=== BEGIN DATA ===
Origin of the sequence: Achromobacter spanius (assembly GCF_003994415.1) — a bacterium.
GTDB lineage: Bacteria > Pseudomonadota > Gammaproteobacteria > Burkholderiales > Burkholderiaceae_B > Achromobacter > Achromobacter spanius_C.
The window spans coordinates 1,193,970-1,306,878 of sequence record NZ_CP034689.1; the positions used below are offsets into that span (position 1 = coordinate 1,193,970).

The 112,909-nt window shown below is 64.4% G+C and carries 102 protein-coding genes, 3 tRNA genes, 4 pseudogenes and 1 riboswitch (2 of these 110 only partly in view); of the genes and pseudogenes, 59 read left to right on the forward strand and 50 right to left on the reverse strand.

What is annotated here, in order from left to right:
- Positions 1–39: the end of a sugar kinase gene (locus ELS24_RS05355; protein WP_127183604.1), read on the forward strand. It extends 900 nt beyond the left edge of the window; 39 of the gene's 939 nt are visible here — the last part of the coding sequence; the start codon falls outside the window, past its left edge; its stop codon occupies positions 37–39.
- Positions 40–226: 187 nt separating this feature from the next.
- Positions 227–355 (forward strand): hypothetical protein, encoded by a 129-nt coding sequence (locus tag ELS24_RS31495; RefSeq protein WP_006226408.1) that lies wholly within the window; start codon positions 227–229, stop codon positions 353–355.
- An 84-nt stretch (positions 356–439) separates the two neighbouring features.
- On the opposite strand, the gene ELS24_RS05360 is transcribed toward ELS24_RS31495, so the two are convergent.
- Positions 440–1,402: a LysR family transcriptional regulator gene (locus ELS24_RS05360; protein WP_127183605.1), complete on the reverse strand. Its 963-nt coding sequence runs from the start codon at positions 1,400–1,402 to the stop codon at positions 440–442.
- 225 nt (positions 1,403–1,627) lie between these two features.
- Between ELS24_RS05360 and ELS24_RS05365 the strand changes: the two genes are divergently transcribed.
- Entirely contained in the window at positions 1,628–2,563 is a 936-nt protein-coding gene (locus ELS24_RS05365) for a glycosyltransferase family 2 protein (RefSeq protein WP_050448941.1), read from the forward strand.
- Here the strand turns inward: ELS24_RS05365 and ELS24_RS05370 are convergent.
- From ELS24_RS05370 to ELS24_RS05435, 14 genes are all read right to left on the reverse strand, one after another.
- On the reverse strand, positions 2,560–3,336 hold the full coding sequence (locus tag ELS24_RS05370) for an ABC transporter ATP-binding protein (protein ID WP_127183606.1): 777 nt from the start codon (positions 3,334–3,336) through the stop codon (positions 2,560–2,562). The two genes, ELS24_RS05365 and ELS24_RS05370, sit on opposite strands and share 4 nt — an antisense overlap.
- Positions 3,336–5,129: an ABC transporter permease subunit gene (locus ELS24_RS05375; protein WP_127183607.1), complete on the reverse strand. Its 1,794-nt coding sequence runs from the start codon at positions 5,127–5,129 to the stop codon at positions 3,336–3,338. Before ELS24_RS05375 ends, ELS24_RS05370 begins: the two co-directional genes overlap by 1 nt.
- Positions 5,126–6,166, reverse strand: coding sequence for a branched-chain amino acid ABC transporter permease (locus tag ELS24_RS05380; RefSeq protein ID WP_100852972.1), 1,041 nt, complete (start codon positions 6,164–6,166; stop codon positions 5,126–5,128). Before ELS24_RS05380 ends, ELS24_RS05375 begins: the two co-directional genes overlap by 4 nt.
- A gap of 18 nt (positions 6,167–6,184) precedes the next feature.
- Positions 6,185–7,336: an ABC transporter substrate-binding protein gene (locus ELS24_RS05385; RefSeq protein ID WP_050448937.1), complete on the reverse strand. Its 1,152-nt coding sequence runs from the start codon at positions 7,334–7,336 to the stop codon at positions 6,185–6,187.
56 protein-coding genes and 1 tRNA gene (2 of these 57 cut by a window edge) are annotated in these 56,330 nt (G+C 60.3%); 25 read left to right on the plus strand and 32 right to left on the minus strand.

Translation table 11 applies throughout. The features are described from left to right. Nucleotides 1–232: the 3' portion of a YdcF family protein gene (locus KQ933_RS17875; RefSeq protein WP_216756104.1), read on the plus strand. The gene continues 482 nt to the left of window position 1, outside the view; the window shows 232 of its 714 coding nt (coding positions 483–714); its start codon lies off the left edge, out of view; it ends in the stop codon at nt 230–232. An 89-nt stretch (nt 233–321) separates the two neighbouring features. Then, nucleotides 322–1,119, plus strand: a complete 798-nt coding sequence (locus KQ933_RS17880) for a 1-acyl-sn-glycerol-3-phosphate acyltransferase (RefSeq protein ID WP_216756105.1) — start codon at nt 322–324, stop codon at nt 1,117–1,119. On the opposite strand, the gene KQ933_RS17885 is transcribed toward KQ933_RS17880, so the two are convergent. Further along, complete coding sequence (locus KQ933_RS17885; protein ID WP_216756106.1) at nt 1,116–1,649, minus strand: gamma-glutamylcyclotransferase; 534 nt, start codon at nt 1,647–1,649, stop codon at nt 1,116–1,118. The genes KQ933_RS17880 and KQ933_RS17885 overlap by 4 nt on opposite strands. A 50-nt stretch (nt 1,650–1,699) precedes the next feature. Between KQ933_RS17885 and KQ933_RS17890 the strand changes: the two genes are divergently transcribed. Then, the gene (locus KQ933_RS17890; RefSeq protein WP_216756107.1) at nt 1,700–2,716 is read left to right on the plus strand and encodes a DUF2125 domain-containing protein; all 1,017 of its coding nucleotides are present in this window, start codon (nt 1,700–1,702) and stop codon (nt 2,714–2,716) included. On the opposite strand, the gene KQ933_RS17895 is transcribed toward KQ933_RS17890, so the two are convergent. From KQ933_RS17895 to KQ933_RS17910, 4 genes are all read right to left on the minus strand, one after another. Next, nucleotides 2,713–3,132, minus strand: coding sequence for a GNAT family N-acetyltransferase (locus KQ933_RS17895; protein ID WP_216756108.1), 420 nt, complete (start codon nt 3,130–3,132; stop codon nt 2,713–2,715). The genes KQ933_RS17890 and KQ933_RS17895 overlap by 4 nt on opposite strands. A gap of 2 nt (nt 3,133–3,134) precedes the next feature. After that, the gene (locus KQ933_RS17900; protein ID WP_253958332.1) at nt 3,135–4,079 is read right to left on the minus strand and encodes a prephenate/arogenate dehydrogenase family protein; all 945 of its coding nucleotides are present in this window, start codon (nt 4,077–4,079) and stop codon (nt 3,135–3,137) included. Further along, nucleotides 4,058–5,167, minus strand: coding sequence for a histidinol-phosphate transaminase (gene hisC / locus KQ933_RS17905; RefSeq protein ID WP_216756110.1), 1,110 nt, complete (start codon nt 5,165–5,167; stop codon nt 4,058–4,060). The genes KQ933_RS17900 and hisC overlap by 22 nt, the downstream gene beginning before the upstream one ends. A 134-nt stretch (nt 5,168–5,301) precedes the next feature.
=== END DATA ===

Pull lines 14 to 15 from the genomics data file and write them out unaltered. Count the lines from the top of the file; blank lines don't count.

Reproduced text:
- Entirely contained in the window at positions 1,628–2,563 is a 936-nt protein-coding gene (locus ELS24_RS05365) for a glycosyltransferase family 2 protein (RefSeq protein WP_050448941.1), read from the forward strand.
- Here the strand turns inward: ELS24_RS05365 and ELS24_RS05370 are convergent.